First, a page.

Chasing the chill away

Chasing the chill away

Winter Sunshine series at Sandglass returns with 'The Three Little Pigs'

PUTNEY — Sick of the cold, snow, and ice? Sandglass Theater in Putney says it has a remedy for the wintertime blahs.

Sandglass has resumed its Winter Sunshine series to provide - in the words of Shoshana Bass - “a lively respite from the cold, a creative interlude between snow shoveling and wood schlepping, and the shine of laughter through the darkness of our Vermont winter months.”

Kicking off the eighth season of the series is “Queens is New York City” storyteller and puppeteer Chad Williams of the Queens-based WonderSpark Puppets. He presents a humorous retelling of “The Three Little Pigs” on Saturday, Jan. 31, at 1 and 3 p.m.

His highly interactive performance features tabletop puppets that actively engage each audience member to become a part of the show. The show runs roughly 40 minutes and is appropriate for all ages.

Tickets for all Winter Sunshine Shows are $9. Bass says Sandglass wants to keep ticket prices low for this family series and offer a range of live puppetry and theater performances at affordable prices.

Along with “The Three Little Pigs,” this season's Winter Sunshine also present Ines Zeller Bass' “Isidor's Cheek” on Feb. 28, Crabgrass Puppet Theatre's “African Adventure Tales” on March 28, and Kevin O'Keefe's Circus Minimus on April 11. All shows have performances at 1 and 3 p.m.

WonderSpark's “The Three Little Pigs” is a retelling of the classic tale using hilarious puppet pigs and a silly wolf.

According to Williams, “Our emphasis in the show is 'be prepared.'” As perhaps you've heard, this is the tale of those pigs who build their houses out of hay, wood, and bricks. Which home will withstand the blows of the Big, Bad, Wolf? Watch and see.

Featuring beautiful sets built by the Manhattan-based Puppet Kitchen, “The Three Little Pigs” lets the audience see not only how the pigs build each house right in front of their eyes, but they also will discover if they can withstand the wolf's boast, “I'll huff and I'll puff and I'll blow your house down.”

“With 'The Three Little Pigs,' I tell the traditional story that everyone knows [but] with tabletop puppets,” Williams explains. “Tabletop puppets are just what the words say, puppets performed on a tabletop. The puppeteer/storyteller is in full view of the audience,” he says.

Williams adds it is his role “to direct the audience's eye away from me to the puppets and sort of make [myself] disappear. This is particularly easy with young kids. Although we say that these shows are for everyone, they are specifically designed by WonderSpark for a young audience.”

WonderSpark Puppets is the husband and wife team of Chad Williams and Lindsey “Z” Briggs. The couple has been entertaining audiences since 2009 with classic fairy tales and original puppet theater stories.

Although they regularly perform at New York City institutions such as Central Park, the New York Public Library, and the Cloisters, they say they're proud to be a part of Sandglass Theater's extended puppet family and look forward to performing at their annual fundraisers.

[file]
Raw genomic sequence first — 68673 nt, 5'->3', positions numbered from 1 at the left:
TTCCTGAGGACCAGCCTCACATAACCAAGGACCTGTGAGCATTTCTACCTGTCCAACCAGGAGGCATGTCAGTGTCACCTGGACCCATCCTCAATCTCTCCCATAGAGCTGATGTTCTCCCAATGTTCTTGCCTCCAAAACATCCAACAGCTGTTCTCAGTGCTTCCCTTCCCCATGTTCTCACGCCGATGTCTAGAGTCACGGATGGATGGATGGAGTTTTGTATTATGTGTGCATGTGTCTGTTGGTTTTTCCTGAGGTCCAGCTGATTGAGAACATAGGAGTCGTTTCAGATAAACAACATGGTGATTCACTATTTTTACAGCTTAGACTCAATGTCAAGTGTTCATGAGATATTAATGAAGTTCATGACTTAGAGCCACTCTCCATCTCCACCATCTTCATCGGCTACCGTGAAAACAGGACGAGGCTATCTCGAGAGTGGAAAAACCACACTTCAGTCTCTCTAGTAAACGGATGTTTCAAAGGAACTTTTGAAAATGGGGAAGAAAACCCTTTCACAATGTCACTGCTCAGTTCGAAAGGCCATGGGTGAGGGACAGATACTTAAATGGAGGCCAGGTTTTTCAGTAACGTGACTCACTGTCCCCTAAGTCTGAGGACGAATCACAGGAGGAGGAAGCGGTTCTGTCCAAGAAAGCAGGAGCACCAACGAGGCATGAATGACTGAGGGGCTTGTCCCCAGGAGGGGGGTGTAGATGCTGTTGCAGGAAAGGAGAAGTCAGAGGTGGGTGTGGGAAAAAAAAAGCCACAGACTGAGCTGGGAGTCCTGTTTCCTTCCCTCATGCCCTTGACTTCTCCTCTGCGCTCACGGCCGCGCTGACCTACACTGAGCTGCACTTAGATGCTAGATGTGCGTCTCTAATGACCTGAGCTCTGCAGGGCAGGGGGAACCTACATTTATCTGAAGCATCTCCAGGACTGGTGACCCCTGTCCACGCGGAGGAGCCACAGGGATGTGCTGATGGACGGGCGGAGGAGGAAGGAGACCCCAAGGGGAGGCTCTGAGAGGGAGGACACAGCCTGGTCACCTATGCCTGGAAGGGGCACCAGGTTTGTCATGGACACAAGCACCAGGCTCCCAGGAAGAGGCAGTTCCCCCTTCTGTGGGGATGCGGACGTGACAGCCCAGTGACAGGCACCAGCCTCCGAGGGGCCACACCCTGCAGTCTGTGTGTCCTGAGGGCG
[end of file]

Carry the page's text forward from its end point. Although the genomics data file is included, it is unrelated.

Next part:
Briggs, a graduate of the Sandglass Summer Puppet Arts Training Intensive, stage-managed Sandglass' show “Between Sand and Stars” for two international tours.

Briggs and Williams say they make a point of regularly returning to Putney.

“Besides putting on our show, we are anticipating hanging out with our friends,” Williams says. “We return to Vermont at least once a year for Sandglass shows and its fundraisers. My wife was not only a graduate of the Sunglass Institute, but through Sandglass, we did our first show together.

“In 2009, she and I performed at Sandglass' 'Puppets in Paradise' fundraiser. That show was a success, and the people at Sandglass encouraged me to continue working with puppets. I had a background in theater and television and felt I needed a change. During the long ride back to New York, we discussed the possibility of forming our own theater company, and so WonderSpark was born.”

WonderSpark gives about 120 shows a year, and Vermont is the farthest Williams has traveled to perform.

“I usually take the subway to where I go to put on a show,” he says. “Everything has to fit into a suitcase.”

Briggs and Williams work together to create their shows.

“While I write the scripts, my wife designs the puppets and works with Puppet Kitchen to see through the realization of her vision,” Williams explains.

In the beginning, the couple undertook all their shows together. After the birth of their child, WonderSpark developed its one-person shows, so one or the other could stay at home to take care of the baby.

“We still sometimes work weekends together,” Williams notes, “but logistically we find that we mostly need to stick to one caregiver away from home at a time.”

WonderSpark has four children's tales in its one-person puppet repertoire: “The Three Little Pigs,” “Goldilocks,” “Aesop's Fables,” and “The Little Red Hen.”

“We have performed 'The Three Little Pigs' a lot in New York City the last two years, so the show is in a very nice place now,” Williams says. “Running a little over a half an hour, this is a good amount of time to hold our audience's attention.”

Williams and Briggs say they think quite a bit about the needs of WonderSpark's specific audiences. In fact, they have begun to feel that their shows may be too “adult” for some of their viewers.

“We are now revamping our presentation of 'Little Red Hen' for audiences aged from zero to 3 years old,” says Williams. “With lots of hands-on action to keep things lively, we want to make a theatrical experience that can be accessible for that age group too.”

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